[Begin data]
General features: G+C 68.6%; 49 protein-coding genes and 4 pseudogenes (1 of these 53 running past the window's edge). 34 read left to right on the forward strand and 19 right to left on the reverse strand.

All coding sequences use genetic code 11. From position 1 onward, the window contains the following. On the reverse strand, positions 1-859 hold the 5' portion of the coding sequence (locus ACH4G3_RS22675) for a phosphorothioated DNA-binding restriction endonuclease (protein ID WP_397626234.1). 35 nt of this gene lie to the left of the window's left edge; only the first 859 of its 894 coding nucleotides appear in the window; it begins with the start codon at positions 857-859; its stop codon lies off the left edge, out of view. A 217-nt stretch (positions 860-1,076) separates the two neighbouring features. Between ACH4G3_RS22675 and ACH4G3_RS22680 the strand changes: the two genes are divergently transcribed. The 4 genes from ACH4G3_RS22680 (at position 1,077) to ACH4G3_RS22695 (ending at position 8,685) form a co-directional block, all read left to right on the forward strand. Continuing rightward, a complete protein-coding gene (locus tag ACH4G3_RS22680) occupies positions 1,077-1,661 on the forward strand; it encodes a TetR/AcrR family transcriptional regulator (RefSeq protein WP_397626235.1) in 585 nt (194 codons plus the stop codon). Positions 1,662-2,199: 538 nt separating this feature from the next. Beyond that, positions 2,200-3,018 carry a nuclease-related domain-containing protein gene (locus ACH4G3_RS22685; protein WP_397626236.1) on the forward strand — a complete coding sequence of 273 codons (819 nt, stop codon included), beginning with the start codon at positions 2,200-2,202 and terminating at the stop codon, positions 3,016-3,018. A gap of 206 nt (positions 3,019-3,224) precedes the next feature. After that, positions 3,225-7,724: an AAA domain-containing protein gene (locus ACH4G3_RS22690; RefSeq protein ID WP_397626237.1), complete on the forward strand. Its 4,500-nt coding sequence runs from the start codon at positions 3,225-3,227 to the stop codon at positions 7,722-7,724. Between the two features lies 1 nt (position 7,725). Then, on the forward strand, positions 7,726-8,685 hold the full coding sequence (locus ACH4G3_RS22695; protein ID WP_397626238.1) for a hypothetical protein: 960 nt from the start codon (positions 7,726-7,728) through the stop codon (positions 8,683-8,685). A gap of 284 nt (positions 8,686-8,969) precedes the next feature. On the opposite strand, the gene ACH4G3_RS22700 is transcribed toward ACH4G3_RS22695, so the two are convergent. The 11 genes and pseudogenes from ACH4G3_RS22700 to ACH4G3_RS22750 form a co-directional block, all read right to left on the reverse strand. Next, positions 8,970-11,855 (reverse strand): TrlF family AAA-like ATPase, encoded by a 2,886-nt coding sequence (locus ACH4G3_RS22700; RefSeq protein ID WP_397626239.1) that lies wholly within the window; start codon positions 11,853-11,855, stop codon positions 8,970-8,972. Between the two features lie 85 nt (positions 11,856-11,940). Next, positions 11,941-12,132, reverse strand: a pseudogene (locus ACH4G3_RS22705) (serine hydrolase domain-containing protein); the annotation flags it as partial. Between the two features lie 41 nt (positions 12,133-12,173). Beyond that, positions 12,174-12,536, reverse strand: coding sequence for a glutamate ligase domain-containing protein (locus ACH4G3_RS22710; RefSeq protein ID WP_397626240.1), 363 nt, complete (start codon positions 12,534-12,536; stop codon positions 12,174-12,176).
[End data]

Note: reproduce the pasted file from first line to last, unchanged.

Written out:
General features: G+C 68.6%; 49 protein-coding genes and 4 pseudogenes (1 of these 53 running past the window's edge). 34 read left to right on the forward strand and 19 right to left on the reverse strand.

All coding sequences use genetic code 11. From position 1 onward, the window contains the following. On the reverse strand, positions 1-859 hold the 5' portion of the coding sequence (locus ACH4G3_RS22675) for a phosphorothioated DNA-binding restriction endonuclease (protein ID WP_397626234.1). 35 nt of this gene lie to the left of the window's left edge; only the first 859 of its 894 coding nucleotides appear in the window; it begins with the start codon at positions 857-859; its stop codon lies off the left edge, out of view. A 217-nt stretch (positions 860-1,076) separates the two neighbouring features. Between ACH4G3_RS22675 and ACH4G3_RS22680 the strand changes: the two genes are divergently transcribed. The 4 genes from ACH4G3_RS22680 (at position 1,077) to ACH4G3_RS22695 (ending at position 8,685) form a co-directional block, all read left to right on the forward strand. Continuing rightward, a complete protein-coding gene (locus tag ACH4G3_RS22680) occupies positions 1,077-1,661 on the forward strand; it encodes a TetR/AcrR family transcriptional regulator (RefSeq protein WP_397626235.1) in 585 nt (194 codons plus the stop codon). Positions 1,662-2,199: 538 nt separating this feature from the next. Beyond that, positions 2,200-3,018 carry a nuclease-related domain-containing protein gene (locus ACH4G3_RS22685; protein WP_397626236.1) on the forward strand — a complete coding sequence of 273 codons (819 nt, stop codon included), beginning with the start codon at positions 2,200-2,202 and terminating at the stop codon, positions 3,016-3,018. A gap of 206 nt (positions 3,019-3,224) precedes the next feature. After that, positions 3,225-7,724: an AAA domain-containing protein gene (locus ACH4G3_RS22690; RefSeq protein ID WP_397626237.1), complete on the forward strand. Its 4,500-nt coding sequence runs from the start codon at positions 3,225-3,227 to the stop codon at positions 7,722-7,724. Between the two features lies 1 nt (position 7,725). Then, on the forward strand, positions 7,726-8,685 hold the full coding sequence (locus ACH4G3_RS22695; protein ID WP_397626238.1) for a hypothetical protein: 960 nt from the start codon (positions 7,726-7,728) through the stop codon (positions 8,683-8,685). A gap of 284 nt (positions 8,686-8,969) precedes the next feature. On the opposite strand, the gene ACH4G3_RS22700 is transcribed toward ACH4G3_RS22695, so the two are convergent. The 11 genes and pseudogenes from ACH4G3_RS22700 to ACH4G3_RS22750 form a co-directional block, all read right to left on the reverse strand. Next, positions 8,970-11,855 (reverse strand): TrlF family AAA-like ATPase, encoded by a 2,886-nt coding sequence (locus ACH4G3_RS22700; RefSeq protein ID WP_397626239.1) that lies wholly within the window; start codon positions 11,853-11,855, stop codon positions 8,970-8,972. Between the two features lie 85 nt (positions 11,856-11,940). Next, positions 11,941-12,132, reverse strand: a pseudogene (locus ACH4G3_RS22705) (serine hydrolase domain-containing protein); the annotation flags it as partial. Between the two features lie 41 nt (positions 12,133-12,173). Beyond that, positions 12,174-12,536, reverse strand: coding sequence for a glutamate ligase domain-containing protein (locus ACH4G3_RS22710; RefSeq protein ID WP_397626240.1), 363 nt, complete (start codon positions 12,534-12,536; stop codon positions 12,174-12,176).